Thursday, February 16, 2017
How did ‘Skyfire’ happen?
I was trekking a few years ago in the Langtang Valley in Nepal when I saw a kind of freakish phenomenon : a kind of boiling cloud over a lone peak.
That triggered the question in my mind of whether ‘man made weather’ was possible. That was the start of Skyfire.
What kind of research did you put into the writing of this book?
Quite a bit of writing is informed by research. The whole are of weather manipulation is only, now being taken a little more seriously, but it was very interesting to see it happening in various ways since the 1960s.
Some of these very interesting incidents are covered in my article in Outlook Magazine.
The intertwining of two complete separate themes: freak weather incidents that threaten India, while children are vanishing from the streets of Delhi.
Two seemingly, unconnected incidents, which come together in a chilling way at the end.
How did you come up with the central idea and develop it?
As I said before, the weather manipulation idea came out of a trek. The rest of it flowed organically; I wanted another much more ‘human’ element to the thriller and what better, than the very real plight we have in India, of thousands of missing children?
This is what gives the author delight – letting the imagination flow freely, ideas sprouting out of the dark, and suddenly it’s as if the light bulb goes off in your head, and you know how it’s all going to fit together in that flash of a moment.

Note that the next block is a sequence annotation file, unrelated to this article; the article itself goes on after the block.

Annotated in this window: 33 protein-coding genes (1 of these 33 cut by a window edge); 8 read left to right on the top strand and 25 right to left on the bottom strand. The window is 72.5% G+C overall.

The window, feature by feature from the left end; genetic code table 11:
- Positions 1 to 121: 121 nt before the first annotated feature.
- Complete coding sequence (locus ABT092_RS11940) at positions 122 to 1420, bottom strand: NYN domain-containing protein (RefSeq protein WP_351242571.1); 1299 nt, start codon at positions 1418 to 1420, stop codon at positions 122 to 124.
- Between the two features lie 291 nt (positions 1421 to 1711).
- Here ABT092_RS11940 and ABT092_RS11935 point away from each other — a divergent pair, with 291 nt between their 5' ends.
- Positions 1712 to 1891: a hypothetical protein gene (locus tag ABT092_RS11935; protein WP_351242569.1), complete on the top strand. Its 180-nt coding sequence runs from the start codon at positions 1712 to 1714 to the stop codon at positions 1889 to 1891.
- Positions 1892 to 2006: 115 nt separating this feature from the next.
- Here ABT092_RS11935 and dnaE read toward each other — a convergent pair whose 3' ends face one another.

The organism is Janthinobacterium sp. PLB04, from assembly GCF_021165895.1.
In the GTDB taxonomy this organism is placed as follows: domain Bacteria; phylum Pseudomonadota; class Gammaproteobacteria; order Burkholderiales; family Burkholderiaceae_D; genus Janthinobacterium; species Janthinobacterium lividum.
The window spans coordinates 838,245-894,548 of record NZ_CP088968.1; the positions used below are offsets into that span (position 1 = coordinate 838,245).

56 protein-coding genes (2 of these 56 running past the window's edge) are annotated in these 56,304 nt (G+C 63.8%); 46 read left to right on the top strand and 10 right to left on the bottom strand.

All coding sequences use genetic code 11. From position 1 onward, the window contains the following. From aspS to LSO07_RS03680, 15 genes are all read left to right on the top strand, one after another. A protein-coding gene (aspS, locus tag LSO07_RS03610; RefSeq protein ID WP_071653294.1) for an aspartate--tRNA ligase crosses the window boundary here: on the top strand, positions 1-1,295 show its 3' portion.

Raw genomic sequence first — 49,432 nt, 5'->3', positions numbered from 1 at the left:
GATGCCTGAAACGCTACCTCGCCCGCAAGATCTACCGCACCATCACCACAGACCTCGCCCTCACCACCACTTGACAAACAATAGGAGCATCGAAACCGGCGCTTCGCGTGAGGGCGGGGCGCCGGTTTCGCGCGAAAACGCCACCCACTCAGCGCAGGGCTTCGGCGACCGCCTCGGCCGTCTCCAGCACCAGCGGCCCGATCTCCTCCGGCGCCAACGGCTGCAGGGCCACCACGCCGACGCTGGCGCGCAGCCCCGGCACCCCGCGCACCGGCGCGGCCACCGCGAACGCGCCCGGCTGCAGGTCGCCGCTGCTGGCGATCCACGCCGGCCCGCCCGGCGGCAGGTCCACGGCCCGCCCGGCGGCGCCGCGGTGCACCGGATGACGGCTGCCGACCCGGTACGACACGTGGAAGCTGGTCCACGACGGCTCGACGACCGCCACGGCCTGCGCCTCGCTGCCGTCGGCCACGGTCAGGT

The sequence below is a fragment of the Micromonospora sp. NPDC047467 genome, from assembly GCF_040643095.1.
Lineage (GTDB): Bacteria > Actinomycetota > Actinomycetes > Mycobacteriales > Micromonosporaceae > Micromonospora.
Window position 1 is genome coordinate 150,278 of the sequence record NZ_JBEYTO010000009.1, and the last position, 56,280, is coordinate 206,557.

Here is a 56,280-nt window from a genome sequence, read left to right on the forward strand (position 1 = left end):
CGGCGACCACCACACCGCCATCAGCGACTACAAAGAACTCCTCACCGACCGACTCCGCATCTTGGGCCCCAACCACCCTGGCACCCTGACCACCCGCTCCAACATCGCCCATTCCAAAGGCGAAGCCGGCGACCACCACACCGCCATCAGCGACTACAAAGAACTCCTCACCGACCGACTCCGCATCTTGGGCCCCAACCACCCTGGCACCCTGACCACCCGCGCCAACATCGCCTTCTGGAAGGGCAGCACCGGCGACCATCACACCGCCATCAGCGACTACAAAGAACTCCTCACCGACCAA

How would you relate the book and its characters to your day to day lives and which particular character did you feel most close to? Why?
Answering both the above questions, the themes in the book are a mirror to society today. Global warming and children going missing are uncontested realities.
What I have done is add a dramatic element to these, and some of
course ‘over-the-top’ thriller elements that keep the pages turning for the reader.
I would say both Chandra and Meenu in the book are people I feel very close to. I introduced them to the readers in my first book ‘The Shadow Throne’, and over the years, have become quite close to these two creations!
They have flaws and great redeeming qualities of all heroic figures. Pant and Hassan are also taken from real life research, though they are fictional characters. I did considerable research on our intelligence agencies before drawing their profiles.
What is the most fulfilling part of writing this book? And what is the most challenging?
Exercising the creative imagination, and then subjecting this faculty to the tight discipline of writing – that’s what is tough and so exhilarating about being a writer.
What is the next book that you have planned?
Too early to say… I’m still rotating a couple of plots in my head. One for Young Adults, and another a full blown murder thriller.